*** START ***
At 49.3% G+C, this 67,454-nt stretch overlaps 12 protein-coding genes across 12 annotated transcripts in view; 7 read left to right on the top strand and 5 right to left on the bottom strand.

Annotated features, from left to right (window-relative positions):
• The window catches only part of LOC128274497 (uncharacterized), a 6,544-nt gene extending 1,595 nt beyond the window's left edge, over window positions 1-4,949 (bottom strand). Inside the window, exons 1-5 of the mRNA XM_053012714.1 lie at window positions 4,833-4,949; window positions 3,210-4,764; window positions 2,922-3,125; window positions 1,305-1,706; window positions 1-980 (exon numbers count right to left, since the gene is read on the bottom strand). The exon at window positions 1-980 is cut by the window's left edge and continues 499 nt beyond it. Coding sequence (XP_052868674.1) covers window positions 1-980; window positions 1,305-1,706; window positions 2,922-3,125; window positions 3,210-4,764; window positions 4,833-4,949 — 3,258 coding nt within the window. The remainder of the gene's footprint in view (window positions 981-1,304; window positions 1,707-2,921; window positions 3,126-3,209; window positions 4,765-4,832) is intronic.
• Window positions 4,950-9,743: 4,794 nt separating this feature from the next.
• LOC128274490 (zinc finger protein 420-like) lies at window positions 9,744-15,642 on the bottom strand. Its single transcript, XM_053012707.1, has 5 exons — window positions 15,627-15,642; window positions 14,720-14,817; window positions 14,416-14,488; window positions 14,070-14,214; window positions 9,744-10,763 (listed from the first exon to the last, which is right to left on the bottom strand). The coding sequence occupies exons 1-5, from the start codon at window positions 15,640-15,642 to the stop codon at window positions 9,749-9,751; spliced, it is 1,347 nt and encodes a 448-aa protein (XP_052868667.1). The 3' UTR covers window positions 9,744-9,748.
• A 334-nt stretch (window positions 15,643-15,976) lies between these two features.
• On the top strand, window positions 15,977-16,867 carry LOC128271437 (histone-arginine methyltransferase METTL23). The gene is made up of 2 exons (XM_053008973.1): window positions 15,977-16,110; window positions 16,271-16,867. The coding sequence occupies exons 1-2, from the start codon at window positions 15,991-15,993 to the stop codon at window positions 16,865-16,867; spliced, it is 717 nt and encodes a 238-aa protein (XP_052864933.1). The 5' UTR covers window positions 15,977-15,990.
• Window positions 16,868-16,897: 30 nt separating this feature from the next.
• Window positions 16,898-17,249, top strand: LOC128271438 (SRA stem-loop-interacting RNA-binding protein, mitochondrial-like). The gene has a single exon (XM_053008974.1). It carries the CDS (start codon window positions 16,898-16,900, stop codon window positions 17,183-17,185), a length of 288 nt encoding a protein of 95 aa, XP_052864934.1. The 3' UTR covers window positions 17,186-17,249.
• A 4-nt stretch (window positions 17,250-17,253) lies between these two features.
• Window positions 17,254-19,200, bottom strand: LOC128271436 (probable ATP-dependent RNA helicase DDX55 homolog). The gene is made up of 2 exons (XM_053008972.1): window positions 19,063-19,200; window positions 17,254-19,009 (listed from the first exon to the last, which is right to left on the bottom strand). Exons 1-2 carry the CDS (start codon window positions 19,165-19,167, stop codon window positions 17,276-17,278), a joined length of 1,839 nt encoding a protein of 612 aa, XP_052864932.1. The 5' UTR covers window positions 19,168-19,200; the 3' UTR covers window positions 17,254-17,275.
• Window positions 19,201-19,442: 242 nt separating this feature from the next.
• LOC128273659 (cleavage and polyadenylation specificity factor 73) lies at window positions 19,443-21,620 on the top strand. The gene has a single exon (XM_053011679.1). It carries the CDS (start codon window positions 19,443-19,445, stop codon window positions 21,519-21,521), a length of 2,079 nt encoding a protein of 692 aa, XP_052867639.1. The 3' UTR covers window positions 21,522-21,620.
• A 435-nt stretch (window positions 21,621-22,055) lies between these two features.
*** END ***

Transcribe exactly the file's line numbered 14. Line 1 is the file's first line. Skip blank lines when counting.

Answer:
• A 435-nt stretch (window positions 21,621-22,055) lies between these two features.